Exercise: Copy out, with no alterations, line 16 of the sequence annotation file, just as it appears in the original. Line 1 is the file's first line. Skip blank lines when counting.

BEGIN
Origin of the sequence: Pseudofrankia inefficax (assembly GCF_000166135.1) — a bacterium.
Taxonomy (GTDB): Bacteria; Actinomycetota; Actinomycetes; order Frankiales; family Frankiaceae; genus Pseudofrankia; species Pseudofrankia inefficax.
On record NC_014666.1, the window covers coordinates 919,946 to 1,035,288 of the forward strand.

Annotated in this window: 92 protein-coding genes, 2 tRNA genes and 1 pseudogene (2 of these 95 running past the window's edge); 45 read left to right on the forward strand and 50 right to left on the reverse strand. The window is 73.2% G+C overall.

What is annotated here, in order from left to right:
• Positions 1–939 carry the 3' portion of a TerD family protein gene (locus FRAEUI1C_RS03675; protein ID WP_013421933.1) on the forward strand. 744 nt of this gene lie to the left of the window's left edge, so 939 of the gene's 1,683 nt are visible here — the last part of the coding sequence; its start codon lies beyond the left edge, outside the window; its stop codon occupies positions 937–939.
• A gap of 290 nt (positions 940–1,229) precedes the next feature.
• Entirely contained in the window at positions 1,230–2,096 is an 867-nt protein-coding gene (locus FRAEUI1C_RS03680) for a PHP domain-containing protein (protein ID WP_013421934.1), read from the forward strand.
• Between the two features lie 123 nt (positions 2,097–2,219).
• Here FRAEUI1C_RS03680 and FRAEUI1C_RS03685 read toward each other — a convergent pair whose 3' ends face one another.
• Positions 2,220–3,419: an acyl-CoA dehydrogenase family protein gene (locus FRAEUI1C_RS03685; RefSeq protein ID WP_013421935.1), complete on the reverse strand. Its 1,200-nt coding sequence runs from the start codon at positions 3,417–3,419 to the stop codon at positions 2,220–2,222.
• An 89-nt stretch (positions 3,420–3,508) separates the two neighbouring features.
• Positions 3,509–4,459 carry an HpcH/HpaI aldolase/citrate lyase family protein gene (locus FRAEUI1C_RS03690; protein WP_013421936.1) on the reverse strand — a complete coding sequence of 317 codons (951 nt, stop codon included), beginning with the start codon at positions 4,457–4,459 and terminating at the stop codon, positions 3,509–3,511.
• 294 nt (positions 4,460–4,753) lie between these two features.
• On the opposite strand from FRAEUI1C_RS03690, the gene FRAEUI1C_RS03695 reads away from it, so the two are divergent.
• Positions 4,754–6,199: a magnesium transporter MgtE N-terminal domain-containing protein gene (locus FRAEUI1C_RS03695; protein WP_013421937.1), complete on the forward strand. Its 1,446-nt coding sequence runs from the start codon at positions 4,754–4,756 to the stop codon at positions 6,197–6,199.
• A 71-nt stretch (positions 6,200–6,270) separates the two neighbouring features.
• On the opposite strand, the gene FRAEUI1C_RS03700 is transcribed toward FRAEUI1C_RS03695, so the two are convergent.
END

• Positions 4,754–6,199: a magnesium transporter MgtE N-terminal domain-containing protein gene (locus FRAEUI1C_RS03695; protein WP_013421937.1), complete on the forward strand. Its 1,446-nt coding sequence runs from the start codon at positions 4,754–4,756 to the stop codon at positions 6,197–6,199.